Updated: Two Dogs Die After 'Bee Attack'

The local news station reports two people and two dogs were attacked at an Altadena home Tuesday.

Update 6 p.m. Thursday: CBS-LA reports that the two dogs stung in a wild bee attack on an Altadena street Wednesday have died.

Previously: KCAL9 reports that two dogs and two people were injured in a "bee attack" near a home in the 2000 block of Marengo Avenue on Wednesday afternoon.  

The report describes one dog as severely injured, and includes aerial shots of firefighters hosing out the hives of a home.

The Pasadena Star-News reports the bees were in a hive inside the home that was 4 to 5 feet high.  The dogs were taken to the vet and people pursued medical treatment on their own.

Brian April 27, 2012 at 04:32 PM
No information from the paltry televsion reports, this website or the Pasadena Sun whether these bees were of the 'killer' variety or european type of bee. Can we get an update on that? It would be useful to know if Africanized bees are in Altadena.
susan rudnicki April 27, 2012 at 05:41 PM
Brian---there is no way to tell by behavior or appearance if bees are "Africanized" This issue is largely spun by opportunistic media creating sensationalized reports. Most feral bees in the entire southwest US have African genes from crossbreeding with the escaped research project queens that originated in Brazil in the 1950's. These queens have spread their genetics through the European honeybee populations they encountered, and the more aggressive characteristics have been diluted. Killer bees is just the handle the media, in absence of factual information, relies on to attract attention. The bees in this in-wall hive were acting as ANY colony of bees would when living in crowded conditions, unmanaged by a beekeeper responsibly, and in the Spring swarming/fast growth period. Bees are wild animals and should be respected as such. However, a good half of our food production depends on their work, so humans have a vested interest in seeing to their welfare and protection.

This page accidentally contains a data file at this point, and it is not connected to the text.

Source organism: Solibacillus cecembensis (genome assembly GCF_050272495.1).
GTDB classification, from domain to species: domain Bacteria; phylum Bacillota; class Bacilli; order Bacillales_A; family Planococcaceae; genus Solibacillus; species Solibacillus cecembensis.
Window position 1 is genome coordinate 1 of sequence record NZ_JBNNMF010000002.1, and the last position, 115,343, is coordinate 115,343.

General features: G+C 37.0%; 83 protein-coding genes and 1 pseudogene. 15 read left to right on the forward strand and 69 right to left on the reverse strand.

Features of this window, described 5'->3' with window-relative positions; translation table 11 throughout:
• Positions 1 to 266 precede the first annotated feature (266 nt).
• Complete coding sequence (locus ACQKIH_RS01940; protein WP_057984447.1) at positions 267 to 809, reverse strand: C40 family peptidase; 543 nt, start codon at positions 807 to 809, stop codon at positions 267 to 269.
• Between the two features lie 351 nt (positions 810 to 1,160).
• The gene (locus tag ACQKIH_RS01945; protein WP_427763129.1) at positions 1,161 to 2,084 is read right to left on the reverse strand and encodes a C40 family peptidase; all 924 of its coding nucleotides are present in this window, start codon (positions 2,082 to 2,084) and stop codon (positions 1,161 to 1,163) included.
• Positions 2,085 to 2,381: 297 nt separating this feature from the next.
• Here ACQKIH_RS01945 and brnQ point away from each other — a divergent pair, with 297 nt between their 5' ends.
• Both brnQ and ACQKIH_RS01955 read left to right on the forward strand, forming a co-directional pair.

Brian April 27, 2012 at 08:57 PM
Agreed, thanks Susan. Though sometimes on the news we'll hear that a discovered colony was identified as 'Africanized'. A large bee hive at my family's house last year was removed by a bee keeper for free. It was a large colony about 16" wide and 5 feet long and there never was any incident since they were away from foot traffic etc, just lots of bees going in and out doing their jobs. Approximately 60 lbs of honeycomb was recovered along with the queen and have a new home and still producing honey.
Charles D April 28, 2012 at 01:40 AM
My dog and I will surely miss these guys. At first they would bark at us, after a weeks they would just whimper as if to say, "We want to walk with you guys too"! Rest in peace.
vee May 04, 2012 at 05:24 AM
This guy did know about the bees and he had been talked to about it but never did anything other than spray some bee/wasp killer around the hive area.


More »
Got a question? Something on your mind? Talk to your community, directly.
Note Article
Just a short thought to get the word out quickly about anything in your neighborhood.
Share something with your neighbors.What's on your mind?What's on your mind?Make an announcement, speak your mind, or sell somethingPost something
See more »